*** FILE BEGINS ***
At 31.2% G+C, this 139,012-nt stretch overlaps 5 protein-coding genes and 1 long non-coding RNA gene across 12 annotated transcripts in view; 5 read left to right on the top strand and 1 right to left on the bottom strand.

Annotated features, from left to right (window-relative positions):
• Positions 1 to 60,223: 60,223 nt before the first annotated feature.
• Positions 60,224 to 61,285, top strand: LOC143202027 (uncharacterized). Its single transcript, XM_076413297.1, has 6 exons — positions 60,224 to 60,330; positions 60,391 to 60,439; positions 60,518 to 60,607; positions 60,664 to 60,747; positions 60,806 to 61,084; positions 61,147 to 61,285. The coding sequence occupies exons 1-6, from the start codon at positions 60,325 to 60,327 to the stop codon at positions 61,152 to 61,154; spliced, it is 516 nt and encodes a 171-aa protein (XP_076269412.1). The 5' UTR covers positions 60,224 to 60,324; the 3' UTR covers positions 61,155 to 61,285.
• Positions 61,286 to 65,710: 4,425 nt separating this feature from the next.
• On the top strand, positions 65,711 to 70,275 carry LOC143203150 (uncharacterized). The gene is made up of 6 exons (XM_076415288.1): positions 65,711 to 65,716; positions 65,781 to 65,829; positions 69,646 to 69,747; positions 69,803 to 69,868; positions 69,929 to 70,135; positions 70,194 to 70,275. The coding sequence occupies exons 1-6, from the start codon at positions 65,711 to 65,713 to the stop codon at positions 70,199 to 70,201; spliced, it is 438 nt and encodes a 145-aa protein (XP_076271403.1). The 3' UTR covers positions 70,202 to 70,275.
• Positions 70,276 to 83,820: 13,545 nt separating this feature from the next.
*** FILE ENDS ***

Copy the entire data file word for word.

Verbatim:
At 31.2% G+C, this 139,012-nt stretch overlaps 5 protein-coding genes and 1 long non-coding RNA gene across 12 annotated transcripts in view; 5 read left to right on the top strand and 1 right to left on the bottom strand.

Annotated features, from left to right (window-relative positions):
• Positions 1 to 60,223: 60,223 nt before the first annotated feature.
• Positions 60,224 to 61,285, top strand: LOC143202027 (uncharacterized). Its single transcript, XM_076413297.1, has 6 exons — positions 60,224 to 60,330; positions 60,391 to 60,439; positions 60,518 to 60,607; positions 60,664 to 60,747; positions 60,806 to 61,084; positions 61,147 to 61,285. The coding sequence occupies exons 1-6, from the start codon at positions 60,325 to 60,327 to the stop codon at positions 61,152 to 61,154; spliced, it is 516 nt and encodes a 171-aa protein (XP_076269412.1). The 5' UTR covers positions 60,224 to 60,324; the 3' UTR covers positions 61,155 to 61,285.
• Positions 61,286 to 65,710: 4,425 nt separating this feature from the next.
• On the top strand, positions 65,711 to 70,275 carry LOC143203150 (uncharacterized). The gene is made up of 6 exons (XM_076415288.1): positions 65,711 to 65,716; positions 65,781 to 65,829; positions 69,646 to 69,747; positions 69,803 to 69,868; positions 69,929 to 70,135; positions 70,194 to 70,275. The coding sequence occupies exons 1-6, from the start codon at positions 65,711 to 65,713 to the stop codon at positions 70,199 to 70,201; spliced, it is 438 nt and encodes a 145-aa protein (XP_076271403.1). The 3' UTR covers positions 70,202 to 70,275.
• Positions 70,276 to 83,820: 13,545 nt separating this feature from the next.